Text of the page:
Accordingly, art is a very powerful tool to connect with our collective unconscious, which I think is a representation of a shared unity that could be called truth. Audio-visual and immersive environments have the potential to mediate a space for transcendence, where it can be easy for people to disconnect from the familiar, into an individual or collective spiritual experience. 

In your work for the Elevate Residency, your narrative is that a future AI looks back at humanity in the Anthropocene – it’s a dystopian scenario due to human failure. Can you elaborate on what the AI sees and what’s the human failure?

I imagine the distinction between an AI and human intelligence to be rationality and materiality. AI sees the failure of humanity in its contradictions, and illogical self-sabotaging deceptions. The decadence of patriarchal society originating from an ignorant obsession with materialism, causing mass destruction by viewing itself as separate from the ecosystem, as a god. Narcissism is both a psychological and cultural condition.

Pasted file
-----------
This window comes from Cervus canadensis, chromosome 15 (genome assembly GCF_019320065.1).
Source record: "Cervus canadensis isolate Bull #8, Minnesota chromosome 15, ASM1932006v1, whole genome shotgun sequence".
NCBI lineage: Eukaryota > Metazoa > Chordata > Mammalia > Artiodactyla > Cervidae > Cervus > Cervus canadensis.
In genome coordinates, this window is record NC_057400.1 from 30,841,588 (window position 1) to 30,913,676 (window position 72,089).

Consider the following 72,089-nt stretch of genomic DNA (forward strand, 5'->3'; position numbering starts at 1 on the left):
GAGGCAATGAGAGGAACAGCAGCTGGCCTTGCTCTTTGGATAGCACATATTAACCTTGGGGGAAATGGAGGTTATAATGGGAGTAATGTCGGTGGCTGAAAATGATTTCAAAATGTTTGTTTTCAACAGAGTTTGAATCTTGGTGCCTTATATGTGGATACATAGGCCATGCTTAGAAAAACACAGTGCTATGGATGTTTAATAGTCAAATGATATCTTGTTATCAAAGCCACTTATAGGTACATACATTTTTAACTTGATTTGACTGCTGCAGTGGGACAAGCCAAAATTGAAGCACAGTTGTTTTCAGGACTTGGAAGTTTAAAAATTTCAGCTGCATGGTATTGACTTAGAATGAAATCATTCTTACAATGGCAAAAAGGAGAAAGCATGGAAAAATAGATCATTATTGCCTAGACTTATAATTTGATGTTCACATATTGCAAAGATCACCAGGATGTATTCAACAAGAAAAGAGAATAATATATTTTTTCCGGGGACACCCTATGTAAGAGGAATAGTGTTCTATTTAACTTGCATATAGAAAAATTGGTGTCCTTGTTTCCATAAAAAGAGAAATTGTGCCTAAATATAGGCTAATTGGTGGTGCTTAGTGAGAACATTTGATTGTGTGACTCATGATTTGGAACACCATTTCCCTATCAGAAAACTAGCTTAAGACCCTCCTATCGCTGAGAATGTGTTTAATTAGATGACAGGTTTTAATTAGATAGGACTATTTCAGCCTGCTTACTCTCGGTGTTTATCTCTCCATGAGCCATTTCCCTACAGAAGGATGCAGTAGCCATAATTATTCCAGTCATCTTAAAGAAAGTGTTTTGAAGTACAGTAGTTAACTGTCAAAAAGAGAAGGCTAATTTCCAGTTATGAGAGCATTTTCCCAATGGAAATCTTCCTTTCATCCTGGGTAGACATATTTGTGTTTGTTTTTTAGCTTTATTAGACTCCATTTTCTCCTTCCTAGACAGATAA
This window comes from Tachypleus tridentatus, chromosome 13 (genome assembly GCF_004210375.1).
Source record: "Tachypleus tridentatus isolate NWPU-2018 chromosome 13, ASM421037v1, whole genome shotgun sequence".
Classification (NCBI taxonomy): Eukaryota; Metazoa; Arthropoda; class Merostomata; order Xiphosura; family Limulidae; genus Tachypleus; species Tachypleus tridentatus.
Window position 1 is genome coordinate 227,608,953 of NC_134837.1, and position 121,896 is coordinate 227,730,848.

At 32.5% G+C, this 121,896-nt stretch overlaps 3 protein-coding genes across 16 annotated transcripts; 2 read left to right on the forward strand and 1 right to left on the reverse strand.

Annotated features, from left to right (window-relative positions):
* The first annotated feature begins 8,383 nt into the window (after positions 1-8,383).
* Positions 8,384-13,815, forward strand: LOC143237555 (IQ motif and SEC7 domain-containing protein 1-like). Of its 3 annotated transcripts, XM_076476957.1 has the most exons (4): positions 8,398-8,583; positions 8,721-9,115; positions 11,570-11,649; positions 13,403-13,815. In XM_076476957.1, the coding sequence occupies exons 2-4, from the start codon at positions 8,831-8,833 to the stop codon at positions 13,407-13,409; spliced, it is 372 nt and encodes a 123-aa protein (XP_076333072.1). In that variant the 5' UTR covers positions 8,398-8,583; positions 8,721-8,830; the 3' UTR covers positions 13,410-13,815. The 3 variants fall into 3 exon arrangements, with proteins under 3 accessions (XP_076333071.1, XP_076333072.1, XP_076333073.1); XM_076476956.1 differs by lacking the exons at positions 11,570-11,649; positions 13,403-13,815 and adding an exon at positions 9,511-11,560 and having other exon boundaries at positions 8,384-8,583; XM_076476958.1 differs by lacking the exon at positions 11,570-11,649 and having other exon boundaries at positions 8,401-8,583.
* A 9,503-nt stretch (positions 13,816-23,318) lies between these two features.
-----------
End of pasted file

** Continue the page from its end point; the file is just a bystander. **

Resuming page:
Even though AI is observant of human failure, I like to think there is a romantic view of its differences. If human nature is defined by irrationality and mutability, it is both a curse and a gift, because it’s also the origin of love, passion and splendour. Thus, the AI artist attempts to follow in a romantic tradition of art, which positions human frailty in the context of the sublime, omnipotent nature. 

You mentioned you’re exploring altered states of consciousness and parallel realities. In your opinion, how can this exploration have an impact on our human nature, our reality, the planet, the future?

Mythology and symbols have always helped us explain human nature. It might seem paradoxical but exploring what lies beyond our perception of reality helps understand our place in the world. By realising truth is relative based on your perspective, and that transformation is possible, we can have more empathy and tolerance with others as well as respect for the ecosystem.

Accessing the unconscious through therapeutic technique is where personal development arises. The growth of individual consciousness determines the evolution of collective consciousness. Once the individual in conflict is healed, society in conflict can be healed – in other words personal change will lead to social change.